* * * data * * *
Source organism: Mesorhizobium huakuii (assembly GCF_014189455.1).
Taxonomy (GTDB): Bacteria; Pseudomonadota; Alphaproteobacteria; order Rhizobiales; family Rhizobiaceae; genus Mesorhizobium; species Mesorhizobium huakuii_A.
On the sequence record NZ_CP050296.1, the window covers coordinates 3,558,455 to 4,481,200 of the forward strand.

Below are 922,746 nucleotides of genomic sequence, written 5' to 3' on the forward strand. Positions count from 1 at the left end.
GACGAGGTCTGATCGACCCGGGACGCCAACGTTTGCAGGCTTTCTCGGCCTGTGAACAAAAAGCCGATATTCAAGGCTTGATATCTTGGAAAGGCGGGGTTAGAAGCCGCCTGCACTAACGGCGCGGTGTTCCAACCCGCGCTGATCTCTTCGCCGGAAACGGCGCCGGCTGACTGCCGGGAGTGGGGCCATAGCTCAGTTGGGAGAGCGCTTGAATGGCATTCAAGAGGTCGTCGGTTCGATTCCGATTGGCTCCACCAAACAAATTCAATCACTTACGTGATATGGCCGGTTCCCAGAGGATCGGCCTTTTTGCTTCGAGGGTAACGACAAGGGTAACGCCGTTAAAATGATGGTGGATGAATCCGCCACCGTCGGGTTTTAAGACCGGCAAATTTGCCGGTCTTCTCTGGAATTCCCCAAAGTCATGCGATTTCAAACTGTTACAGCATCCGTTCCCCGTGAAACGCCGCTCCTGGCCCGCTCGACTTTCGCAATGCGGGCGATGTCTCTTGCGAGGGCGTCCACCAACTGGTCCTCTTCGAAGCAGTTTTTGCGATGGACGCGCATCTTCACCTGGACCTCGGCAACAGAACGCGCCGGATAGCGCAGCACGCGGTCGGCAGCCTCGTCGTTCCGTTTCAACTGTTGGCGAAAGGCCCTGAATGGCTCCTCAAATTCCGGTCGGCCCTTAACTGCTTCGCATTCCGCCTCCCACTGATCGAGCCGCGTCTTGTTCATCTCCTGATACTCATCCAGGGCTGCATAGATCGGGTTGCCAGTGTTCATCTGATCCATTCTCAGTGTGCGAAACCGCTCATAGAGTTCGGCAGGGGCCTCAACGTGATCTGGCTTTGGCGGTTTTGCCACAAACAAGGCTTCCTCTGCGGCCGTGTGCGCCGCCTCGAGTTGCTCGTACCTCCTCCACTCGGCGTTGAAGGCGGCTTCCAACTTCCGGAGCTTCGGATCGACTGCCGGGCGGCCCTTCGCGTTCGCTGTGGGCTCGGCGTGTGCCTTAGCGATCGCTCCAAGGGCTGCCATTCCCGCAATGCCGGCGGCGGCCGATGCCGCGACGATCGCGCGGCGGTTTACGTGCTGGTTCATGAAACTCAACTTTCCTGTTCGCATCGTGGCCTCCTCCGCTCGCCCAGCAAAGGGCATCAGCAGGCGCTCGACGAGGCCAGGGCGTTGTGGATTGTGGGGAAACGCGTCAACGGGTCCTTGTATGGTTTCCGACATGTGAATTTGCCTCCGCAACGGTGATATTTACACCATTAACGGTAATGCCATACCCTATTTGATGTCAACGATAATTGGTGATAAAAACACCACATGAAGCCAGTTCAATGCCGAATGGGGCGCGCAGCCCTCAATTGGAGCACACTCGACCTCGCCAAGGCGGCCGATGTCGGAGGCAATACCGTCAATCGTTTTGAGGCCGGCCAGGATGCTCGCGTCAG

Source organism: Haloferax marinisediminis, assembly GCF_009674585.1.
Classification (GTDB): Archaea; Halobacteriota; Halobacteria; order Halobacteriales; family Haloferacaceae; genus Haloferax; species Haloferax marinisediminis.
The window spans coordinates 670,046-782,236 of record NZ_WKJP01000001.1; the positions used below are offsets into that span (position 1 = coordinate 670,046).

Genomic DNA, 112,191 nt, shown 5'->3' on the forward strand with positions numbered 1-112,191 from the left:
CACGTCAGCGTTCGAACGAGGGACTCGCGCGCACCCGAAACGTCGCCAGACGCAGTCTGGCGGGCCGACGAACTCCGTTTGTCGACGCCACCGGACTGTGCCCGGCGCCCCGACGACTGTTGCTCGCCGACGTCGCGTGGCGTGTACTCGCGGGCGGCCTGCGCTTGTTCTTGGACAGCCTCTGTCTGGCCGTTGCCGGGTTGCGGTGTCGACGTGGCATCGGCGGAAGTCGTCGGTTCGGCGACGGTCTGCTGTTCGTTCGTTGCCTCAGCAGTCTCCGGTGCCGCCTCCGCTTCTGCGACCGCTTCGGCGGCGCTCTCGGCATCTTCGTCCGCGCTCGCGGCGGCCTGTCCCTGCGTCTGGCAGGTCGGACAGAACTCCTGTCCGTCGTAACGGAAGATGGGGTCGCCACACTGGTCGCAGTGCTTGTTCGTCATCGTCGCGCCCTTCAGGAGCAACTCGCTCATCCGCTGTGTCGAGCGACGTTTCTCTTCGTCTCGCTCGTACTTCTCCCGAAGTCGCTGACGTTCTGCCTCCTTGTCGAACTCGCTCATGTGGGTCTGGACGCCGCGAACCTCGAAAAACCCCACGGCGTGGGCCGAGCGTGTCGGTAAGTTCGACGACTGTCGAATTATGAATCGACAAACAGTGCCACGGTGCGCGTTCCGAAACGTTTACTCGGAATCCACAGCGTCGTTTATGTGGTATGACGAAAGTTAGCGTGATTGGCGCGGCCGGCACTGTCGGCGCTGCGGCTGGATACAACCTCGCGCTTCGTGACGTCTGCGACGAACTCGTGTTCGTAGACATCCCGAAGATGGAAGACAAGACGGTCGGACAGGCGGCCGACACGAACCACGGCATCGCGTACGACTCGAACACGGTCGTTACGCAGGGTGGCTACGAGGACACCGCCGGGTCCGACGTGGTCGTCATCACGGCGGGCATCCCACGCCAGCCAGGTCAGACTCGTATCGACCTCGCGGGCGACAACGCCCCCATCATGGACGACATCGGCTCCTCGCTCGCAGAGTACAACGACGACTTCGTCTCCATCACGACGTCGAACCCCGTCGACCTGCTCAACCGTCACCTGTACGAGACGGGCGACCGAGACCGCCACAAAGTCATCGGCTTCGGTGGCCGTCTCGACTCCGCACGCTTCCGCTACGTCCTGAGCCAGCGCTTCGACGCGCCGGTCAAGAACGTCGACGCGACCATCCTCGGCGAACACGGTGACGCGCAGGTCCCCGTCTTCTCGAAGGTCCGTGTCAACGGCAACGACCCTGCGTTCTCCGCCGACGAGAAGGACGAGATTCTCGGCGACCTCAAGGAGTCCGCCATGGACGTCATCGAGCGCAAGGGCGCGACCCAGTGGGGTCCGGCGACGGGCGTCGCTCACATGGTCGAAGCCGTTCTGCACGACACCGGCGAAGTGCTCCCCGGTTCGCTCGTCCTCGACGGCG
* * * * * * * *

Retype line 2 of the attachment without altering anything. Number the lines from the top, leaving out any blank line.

Taxonomy (GTDB): Bacteria; Pseudomonadota; Alphaproteobacteria; order Rhizobiales; family Rhizobiaceae; genus Mesorhizobium; species Mesorhizobium huakuii_A.